Hong Kong: Hong Kong’s embattled leader Carrie Lam faced mounting pressure Friday to abandon a deeply unpopular plan to allow extraditions to China as key allies urged a rethink following unprecedented political unrest.
The international finance hub was rocked Wednesday by the worst political violence since its 1997 handover to China as tens of thousands of protesters were dispersed by riot police firing tear gas and rubber bullets. Opposition to the extradition bill has united an unusually wide cross section of Hong Kong against the proposal and sparked huge rallies.
Lam who is a pro-Beijing leader has so far refused to meet protesters’ demands to withdraw or scrap the bill. However, Lam found herself facing calls Friday from within her own political camp to reverse course.
Prominent pro-Beijing lawmaker Michael Tien openly called on Lam to postpone the bill. “She would gain points instead of losing points,” Tien told reporters.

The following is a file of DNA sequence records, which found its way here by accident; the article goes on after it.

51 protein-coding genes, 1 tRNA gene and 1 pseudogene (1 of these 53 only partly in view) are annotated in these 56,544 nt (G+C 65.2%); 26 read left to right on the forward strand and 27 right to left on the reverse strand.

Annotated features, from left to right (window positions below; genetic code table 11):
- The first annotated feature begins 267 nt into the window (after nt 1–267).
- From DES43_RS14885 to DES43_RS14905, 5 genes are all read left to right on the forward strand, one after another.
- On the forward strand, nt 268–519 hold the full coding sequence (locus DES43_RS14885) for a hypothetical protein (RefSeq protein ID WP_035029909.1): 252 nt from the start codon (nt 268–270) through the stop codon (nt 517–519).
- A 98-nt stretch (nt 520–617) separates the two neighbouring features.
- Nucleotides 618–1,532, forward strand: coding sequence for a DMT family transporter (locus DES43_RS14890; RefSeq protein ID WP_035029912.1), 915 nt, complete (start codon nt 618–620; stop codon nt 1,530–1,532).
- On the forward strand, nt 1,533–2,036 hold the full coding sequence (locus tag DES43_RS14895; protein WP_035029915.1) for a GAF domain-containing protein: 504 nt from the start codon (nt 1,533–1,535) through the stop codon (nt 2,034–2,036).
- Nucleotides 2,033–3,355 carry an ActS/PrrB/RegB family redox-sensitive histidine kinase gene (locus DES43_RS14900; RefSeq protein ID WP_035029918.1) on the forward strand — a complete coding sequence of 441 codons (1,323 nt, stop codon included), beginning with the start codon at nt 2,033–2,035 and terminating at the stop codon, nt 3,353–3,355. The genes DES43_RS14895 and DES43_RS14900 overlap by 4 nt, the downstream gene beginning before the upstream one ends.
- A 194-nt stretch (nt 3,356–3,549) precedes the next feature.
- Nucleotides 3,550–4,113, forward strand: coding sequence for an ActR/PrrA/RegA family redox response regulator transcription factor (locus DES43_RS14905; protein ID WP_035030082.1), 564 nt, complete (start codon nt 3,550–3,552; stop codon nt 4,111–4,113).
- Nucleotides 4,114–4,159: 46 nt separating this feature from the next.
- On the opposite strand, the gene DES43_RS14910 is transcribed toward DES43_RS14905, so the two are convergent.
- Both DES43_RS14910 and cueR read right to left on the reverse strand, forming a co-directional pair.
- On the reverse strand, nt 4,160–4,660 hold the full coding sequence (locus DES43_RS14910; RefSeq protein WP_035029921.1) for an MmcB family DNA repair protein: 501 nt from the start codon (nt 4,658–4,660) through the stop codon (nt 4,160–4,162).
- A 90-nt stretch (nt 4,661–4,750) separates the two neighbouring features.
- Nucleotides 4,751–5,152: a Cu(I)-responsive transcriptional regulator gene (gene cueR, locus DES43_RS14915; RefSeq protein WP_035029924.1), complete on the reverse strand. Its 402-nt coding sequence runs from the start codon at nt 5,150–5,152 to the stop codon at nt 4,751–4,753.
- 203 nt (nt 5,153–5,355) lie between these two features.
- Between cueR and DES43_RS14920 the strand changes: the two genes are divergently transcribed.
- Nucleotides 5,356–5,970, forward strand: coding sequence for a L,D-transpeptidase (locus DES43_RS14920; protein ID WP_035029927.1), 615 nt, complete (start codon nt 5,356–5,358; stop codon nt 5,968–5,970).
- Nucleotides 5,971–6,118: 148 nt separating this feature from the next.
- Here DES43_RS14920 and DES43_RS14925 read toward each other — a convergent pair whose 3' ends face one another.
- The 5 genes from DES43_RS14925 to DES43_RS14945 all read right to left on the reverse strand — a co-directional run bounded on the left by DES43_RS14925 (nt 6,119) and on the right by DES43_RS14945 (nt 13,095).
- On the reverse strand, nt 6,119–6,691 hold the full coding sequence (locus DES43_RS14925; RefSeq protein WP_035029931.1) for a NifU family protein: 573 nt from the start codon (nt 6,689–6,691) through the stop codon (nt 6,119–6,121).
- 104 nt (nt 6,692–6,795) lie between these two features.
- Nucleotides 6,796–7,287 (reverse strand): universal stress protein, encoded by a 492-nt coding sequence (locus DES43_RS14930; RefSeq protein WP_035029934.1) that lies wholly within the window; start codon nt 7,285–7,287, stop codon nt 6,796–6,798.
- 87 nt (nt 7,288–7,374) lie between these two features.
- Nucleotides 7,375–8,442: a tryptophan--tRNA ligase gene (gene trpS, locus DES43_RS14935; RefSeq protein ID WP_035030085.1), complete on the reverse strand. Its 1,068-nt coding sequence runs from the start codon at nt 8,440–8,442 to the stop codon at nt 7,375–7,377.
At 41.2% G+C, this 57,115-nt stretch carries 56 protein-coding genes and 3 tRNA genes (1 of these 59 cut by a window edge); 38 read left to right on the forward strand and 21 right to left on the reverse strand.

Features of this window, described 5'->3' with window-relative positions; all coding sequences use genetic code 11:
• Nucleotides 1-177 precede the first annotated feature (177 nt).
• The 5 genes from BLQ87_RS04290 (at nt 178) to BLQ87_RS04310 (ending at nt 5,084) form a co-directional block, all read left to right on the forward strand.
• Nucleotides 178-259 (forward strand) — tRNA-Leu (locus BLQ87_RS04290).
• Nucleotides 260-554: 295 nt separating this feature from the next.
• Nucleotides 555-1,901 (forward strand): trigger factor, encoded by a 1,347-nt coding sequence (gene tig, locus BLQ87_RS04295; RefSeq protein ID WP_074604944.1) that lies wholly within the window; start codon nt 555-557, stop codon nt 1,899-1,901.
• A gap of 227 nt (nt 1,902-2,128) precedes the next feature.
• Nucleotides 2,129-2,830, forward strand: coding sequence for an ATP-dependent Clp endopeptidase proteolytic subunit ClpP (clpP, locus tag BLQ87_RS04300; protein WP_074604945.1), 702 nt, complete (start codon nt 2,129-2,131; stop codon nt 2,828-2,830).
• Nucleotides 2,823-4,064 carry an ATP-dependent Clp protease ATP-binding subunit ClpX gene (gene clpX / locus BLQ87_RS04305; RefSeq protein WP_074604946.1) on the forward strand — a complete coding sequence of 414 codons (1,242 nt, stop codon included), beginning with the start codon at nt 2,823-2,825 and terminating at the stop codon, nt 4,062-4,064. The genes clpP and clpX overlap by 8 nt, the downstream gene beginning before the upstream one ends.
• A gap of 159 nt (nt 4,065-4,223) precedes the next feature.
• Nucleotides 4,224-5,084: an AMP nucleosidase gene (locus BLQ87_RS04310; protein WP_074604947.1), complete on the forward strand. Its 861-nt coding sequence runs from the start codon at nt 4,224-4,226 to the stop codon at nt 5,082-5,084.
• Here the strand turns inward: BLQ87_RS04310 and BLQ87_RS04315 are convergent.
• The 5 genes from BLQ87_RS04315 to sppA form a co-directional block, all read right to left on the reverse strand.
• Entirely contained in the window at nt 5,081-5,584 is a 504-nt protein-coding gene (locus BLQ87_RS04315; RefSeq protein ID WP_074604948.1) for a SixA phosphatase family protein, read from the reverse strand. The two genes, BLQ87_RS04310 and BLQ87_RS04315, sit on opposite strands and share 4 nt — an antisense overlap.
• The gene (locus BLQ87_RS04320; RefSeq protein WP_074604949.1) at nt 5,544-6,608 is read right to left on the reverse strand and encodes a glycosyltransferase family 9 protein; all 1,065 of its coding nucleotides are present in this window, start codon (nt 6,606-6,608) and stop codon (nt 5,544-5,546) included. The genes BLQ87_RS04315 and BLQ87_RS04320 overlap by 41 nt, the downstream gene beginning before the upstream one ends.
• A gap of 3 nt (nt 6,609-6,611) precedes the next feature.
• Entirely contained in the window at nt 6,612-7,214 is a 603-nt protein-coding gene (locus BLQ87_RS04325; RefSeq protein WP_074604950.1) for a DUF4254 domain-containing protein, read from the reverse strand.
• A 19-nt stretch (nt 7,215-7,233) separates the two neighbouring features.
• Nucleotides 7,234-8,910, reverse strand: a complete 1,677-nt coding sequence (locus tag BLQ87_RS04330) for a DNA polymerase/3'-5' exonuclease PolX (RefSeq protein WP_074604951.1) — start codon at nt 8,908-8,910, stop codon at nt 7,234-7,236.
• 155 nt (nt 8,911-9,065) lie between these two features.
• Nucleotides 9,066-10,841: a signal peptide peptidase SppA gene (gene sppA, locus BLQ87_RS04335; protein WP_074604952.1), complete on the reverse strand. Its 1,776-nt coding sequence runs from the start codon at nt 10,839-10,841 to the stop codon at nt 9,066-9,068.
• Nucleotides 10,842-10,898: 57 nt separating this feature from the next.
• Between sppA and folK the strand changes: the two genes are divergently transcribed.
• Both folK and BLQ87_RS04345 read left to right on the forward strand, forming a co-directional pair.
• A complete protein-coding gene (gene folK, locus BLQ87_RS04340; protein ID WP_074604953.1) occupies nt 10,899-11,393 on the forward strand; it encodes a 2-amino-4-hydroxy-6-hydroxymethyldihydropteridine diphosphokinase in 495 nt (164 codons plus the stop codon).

“Nothing is ever too late. New situations arise that would provide the basis for any leader to change their position. There’s nothing wrong with that,” Tien added.
Tien’s comments came as Lam’s own advisor said pushing ahead with fast-tracking the bill through the city’s legislature had now become ‘impossible’.
“Personally I can see that it is impossible to discuss (the bill) when there is so much conflict on all sides. It is very difficult,” Bernard Chan told ‘RTHK’ radio. “At the very least we should not escalate the antagonism,” he added, although he stopped short of saying whether the bill should be scrapped.
Executive council member Ronny Tong has also suggested having a consultation on the bill before progressing, according to broadcaster ‘RTHK’.
The comments are the first indication that supporters of the extradition law are now having second thoughts following a growing public backlash.
Protest organisers said more than one million people came out Sunday for the largest protest the business hub has seen in decades.
Leading democratic figures said only the complete withdrawal of the bill would stop future protests and calm public anger. “We can’t trust the pro-establishment lawmakers,” said pro-democracy lawmaker Alvin Leung. “We need Carrie Lam’s response on whether she will withdraw the bill.”